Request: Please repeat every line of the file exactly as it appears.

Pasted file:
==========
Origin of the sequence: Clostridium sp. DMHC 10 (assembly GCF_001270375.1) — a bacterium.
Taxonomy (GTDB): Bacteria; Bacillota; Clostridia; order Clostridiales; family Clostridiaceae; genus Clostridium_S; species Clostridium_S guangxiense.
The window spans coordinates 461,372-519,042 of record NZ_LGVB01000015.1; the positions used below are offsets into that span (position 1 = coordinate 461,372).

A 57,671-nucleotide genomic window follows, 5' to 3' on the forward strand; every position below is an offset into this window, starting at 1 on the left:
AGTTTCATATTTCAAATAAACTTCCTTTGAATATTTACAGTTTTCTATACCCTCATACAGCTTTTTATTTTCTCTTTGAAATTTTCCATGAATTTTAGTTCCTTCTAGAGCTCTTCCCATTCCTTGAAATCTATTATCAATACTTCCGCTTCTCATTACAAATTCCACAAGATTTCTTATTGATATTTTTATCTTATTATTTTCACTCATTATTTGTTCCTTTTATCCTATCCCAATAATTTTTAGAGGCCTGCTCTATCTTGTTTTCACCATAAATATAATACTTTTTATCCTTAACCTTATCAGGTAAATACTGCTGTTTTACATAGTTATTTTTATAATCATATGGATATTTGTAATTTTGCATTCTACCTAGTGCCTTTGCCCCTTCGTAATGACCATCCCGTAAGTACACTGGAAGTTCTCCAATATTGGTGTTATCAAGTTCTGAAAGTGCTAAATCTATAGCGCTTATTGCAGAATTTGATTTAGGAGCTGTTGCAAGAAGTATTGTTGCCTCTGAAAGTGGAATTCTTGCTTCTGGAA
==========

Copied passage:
Origin of the sequence: Clostridium sp. DMHC 10 (assembly GCF_001270375.1) — a bacterium.
Taxonomy (GTDB): Bacteria; Bacillota; Clostridia; order Clostridiales; family Clostridiaceae; genus Clostridium_S; species Clostridium_S guangxiense.
The window spans coordinates 461,372-519,042 of record NZ_LGVB01000015.1; the positions used below are offsets into that span (position 1 = coordinate 461,372).

A 57,671-nucleotide genomic window follows, 5' to 3' on the forward strand; every position below is an offset into this window, starting at 1 on the left:
AGTTTCATATTTCAAATAAACTTCCTTTGAATATTTACAGTTTTCTATACCCTCATACAGCTTTTTATTTTCTCTTTGAAATTTTCCATGAATTTTAGTTCCTTCTAGAGCTCTTCCCATTCCTTGAAATCTATTATCAATACTTCCGCTTCTCATTACAAATTCCACAAGATTTCTTATTGATATTTTTATCTTATTATTTTCACTCATTATTTGTTCCTTTTATCCTATCCCAATAATTTTTAGAGGCCTGCTCTATCTTGTTTTCACCATAAATATAATACTTTTTATCCTTAACCTTATCAGGTAAATACTGCTGTTTTACATAGTTATTTTTATAATCATATGGATATTTGTAATTTTGCATTCTACCTAGTGCCTTTGCCCCTTCGTAATGACCATCCCGTAAGTACACTGGAAGTTCTCCAATATTGGTGTTATCAAGTTCTGAAAGTGCTAAATCTATAGCGCTTATTGCAGAATTTGATTTAGGAGCTGTTGCAAGAAGTATTGTTGCCTCTGAAAGTGGAATTCTTGCTTCTGGAA